With calving season well and truly on the horizon, it is important that we give some consideration to cow health in the final weeks of pregnancy. Cows in poor physical condition are far more likely to have difficulty at calving time, or to produce calves with serious complications. As farmers, we should do what we can to give our animals the best possible chance of delivering strong, healthy calves with a minimum of stress and fuss.
Cow Condition Score
One of the key considerations in the final weeks before calving should always be cow body condition. Ideally, cows at calving time should have a Body Condition Score of about 2.5. At this BCS, animals are fit and healthy, but do not have excess body fat.
To get cows to the desired BCS ahead of calving, you should feed silage of a reasonable quality (around (65-67DMD). You should avoid any major changes to the diet of pregnant cattle in the run-up to calving.
How to Check a Cow’s BCS
It is actually quite easy to check a cow’s BCS. Scoring entails using the flat of your hand to press down on the cow at the pin bones, the ribs and the loin of the backbone. The key indicators are the sharpness of the bones as you press down, versus the layers of fat present.
Animals are scored on a scale of 1 to 5. Cows that are extremely thin will score at 1, while very fat cattle will score a 5. If your cow has the target BCS of 2.5, her pin bones will be somewhat prominent. The loin along her backbone will feel a little sharp, and her ribs will be slightly sharp and prominent.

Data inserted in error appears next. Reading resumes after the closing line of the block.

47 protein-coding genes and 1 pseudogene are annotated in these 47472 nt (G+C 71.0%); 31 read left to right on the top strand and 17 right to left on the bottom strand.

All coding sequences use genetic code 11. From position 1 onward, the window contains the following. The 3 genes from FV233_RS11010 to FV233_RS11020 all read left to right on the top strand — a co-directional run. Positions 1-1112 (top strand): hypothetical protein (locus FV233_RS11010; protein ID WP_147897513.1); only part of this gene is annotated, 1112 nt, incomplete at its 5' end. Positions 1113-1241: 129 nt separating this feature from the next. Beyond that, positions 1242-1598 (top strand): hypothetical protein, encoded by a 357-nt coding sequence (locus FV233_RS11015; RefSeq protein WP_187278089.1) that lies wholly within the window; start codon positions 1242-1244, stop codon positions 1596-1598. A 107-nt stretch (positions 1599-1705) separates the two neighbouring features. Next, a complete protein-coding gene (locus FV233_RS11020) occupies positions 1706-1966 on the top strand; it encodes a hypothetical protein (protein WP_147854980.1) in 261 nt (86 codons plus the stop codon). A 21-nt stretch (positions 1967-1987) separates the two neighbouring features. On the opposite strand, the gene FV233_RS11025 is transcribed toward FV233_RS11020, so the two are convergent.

If the cow’s bones are very well conditioned, she may be slightly too fat and this could cause her calving difficulties. Naturally, the same applies if she is too thin.
Nutrition is the other point of note for farmers prior to calving season. Silage may not always contain all of the vitamins and minerals your animal needs to feed a healthy calf. If the cow is deficient in key vitamins, minerals and trace elements, the calf’s health will also be compromised.
This is why it is a good idea to administer pre-calving minerals a few weeks out from calving. These can be administered in a number of ways, including through drenches, mineral licks and boluses. More and more farmers are leaning towards the bolus because, while it is slightly more expensive than other approaches, it is also arguably the most effective.
However, for those who prefer the drench option, Nutrigain’s Breeding Cow is an excellent and cost-efficient way of helping your cows to meet their vitamin and mineral needs. We have been using this product on our farm for a few years now, and have found it to be highly effective.
Whether you decide to go with drenches, licks or boluses, it is important that you read the ingredients of each product carefully before giving it to your animals. For pregnant cows, the key minerals include magnesium, iodine, selenium and phosphorous.